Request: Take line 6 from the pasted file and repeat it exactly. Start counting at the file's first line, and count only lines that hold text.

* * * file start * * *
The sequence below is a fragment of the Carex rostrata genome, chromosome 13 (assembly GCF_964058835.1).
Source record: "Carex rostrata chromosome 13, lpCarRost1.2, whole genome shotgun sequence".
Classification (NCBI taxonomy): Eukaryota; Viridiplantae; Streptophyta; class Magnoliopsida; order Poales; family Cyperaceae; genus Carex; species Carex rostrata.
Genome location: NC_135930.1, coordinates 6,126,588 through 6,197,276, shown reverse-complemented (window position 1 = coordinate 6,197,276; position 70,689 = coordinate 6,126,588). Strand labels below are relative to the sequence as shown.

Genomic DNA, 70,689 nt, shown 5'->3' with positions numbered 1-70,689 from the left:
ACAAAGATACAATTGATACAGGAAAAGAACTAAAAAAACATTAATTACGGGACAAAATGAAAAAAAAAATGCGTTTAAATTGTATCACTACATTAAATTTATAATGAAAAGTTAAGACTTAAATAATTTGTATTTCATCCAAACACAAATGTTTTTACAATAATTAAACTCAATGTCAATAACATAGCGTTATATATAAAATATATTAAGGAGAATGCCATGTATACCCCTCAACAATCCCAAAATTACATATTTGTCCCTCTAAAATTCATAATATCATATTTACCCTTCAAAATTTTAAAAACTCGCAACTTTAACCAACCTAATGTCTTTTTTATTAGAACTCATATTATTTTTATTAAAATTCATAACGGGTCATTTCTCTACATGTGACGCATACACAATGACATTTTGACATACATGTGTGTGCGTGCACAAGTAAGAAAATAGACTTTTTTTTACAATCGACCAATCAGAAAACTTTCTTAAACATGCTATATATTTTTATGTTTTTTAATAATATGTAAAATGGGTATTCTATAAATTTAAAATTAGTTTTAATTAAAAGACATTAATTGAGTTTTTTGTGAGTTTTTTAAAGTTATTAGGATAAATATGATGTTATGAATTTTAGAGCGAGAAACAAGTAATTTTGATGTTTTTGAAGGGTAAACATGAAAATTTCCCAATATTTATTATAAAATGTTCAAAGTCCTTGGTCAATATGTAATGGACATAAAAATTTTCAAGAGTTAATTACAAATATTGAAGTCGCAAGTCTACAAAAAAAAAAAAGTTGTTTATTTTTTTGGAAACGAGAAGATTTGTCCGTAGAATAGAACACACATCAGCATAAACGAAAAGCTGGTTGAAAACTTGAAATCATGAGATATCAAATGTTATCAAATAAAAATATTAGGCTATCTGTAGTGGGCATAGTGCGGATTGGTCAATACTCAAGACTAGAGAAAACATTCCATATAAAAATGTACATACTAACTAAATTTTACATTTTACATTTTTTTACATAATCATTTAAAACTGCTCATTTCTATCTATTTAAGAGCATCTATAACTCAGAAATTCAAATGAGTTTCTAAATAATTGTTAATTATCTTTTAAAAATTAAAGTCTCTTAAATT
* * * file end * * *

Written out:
ACAAAGATACAATTGATACAGGAAAAGAACTAAAAAAACATTAATTACGGGACAAAATGAAAAAAAAAATGCGTTTAAATTGTATCACTACATTAAATTTATAATGAAAAGTTAAGACTTAAATAATTTGTATTTCATCCAAACACAAATGTTTTTACAATAATTAAACTCAATGTCAATAACATAGCGTTATATATAAAATATATTAAGGAGAATGCCATGTATACCCCTCAACAATCCCAAAATTACATATTTGTCCCTCTAAAATTCATAATATCATATTTACCCTTCAAAATTTTAAAAACTCGCAACTTTAACCAACCTAATGTCTTTTTTATTAGAACTCATATTATTTTTATTAAAATTCATAACGGGTCATTTCTCTACATGTGACGCATACACAATGACATTTTGACATACATGTGTGTGCGTGCACAAGTAAGAAAATAGACTTTTTTTTACAATCGACCAATCAGAAAACTTTCTTAAACATGCTATATATTTTTATGTTTTTTAATAATATGTAAAATGGGTATTCTATAAATTTAAAATTAGTTTTAATTAAAAGACATTAATTGAGTTTTTTGTGAGTTTTTTAAAGTTATTAGGATAAATATGATGTTATGAATTTTAGAGCGAGAAACAAGTAATTTTGATGTTTTTGAAGGGTAAACATGAAAATTTCCCAATATTTATTATAAAATGTTCAAAGTCCTTGGTCAATATGTAATGGACATAAAAATTTTCAAGAGTTAATTACAAATATTGAAGTCGCAAGTCTACAAAAAAAAAAAAGTTGTTTATTTTTTTGGAAACGAGAAGATTTGTCCGTAGAATAGAACACACATCAGCATAAACGAAAAGCTGGTTGAAAACTTGAAATCATGAGATATCAAATGTTATCAAATAAAAATATTAGGCTATCTGTAGTGGGCATAGTGCGGATTGGTCAATACTCAAGACTAGAGAAAACATTCCATATAAAAATGTACATACTAACTAAATTTTACATTTTACATTTTTTTACATAATCATTTAAAACTGCTCATTTCTATCTATTTAAGAGCATCTATAACTCAGAAATTCAAATGAGTTTCTAAATAATTGTTAATTATCTTTTAAAAATTAAAGTCTCTTAAATT